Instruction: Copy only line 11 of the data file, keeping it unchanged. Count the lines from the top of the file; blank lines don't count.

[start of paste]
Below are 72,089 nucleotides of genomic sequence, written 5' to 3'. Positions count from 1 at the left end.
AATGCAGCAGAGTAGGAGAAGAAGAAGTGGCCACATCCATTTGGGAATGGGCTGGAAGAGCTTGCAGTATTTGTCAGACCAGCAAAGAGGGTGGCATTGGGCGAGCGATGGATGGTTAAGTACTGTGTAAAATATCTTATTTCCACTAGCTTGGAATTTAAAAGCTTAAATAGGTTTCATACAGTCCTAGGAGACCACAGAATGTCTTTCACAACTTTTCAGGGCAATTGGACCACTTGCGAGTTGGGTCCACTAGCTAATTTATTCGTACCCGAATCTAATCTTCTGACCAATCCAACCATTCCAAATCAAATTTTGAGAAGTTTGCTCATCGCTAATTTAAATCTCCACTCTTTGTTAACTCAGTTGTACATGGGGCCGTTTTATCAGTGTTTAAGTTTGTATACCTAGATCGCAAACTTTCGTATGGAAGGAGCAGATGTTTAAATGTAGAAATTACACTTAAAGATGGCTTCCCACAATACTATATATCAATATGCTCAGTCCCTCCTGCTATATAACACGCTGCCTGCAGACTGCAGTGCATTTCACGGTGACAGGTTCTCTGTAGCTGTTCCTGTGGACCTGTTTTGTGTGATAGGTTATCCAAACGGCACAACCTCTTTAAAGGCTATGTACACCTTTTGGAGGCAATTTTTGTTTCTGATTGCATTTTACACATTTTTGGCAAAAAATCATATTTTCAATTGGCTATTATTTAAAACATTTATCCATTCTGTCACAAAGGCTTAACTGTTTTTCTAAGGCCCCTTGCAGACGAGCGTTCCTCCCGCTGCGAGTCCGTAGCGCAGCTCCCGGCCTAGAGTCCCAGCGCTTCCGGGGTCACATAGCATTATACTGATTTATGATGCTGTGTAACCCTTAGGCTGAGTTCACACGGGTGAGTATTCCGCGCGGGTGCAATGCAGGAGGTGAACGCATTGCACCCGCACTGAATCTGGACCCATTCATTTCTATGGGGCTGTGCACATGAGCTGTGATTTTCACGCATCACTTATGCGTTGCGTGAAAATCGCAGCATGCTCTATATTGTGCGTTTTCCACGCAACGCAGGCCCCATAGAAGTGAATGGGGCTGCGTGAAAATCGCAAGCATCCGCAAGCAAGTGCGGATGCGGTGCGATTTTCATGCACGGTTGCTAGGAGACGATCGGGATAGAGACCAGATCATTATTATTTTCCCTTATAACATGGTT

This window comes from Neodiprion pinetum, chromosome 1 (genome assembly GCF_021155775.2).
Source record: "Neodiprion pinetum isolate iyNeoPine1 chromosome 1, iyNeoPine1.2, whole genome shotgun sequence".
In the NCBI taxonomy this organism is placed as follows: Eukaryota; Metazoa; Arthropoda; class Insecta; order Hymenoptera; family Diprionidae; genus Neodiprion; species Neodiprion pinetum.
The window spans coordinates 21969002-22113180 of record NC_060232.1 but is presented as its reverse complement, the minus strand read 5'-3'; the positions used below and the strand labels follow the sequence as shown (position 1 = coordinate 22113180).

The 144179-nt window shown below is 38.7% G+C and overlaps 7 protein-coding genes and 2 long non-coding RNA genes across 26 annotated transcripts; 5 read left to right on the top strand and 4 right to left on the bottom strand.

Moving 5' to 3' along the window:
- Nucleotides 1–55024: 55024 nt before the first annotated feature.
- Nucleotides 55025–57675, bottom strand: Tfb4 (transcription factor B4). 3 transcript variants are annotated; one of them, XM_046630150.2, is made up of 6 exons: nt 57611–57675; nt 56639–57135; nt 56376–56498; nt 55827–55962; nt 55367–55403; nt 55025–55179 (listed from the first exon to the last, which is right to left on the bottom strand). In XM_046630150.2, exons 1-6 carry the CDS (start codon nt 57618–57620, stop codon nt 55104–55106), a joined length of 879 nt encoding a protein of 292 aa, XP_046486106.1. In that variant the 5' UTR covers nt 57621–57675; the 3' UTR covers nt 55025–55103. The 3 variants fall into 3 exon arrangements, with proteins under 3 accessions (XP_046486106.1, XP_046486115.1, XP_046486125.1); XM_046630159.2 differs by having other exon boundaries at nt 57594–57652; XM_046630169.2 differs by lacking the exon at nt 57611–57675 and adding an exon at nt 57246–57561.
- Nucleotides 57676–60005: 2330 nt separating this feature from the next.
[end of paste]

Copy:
- Nucleotides 57676–60005: 2330 nt separating this feature from the next.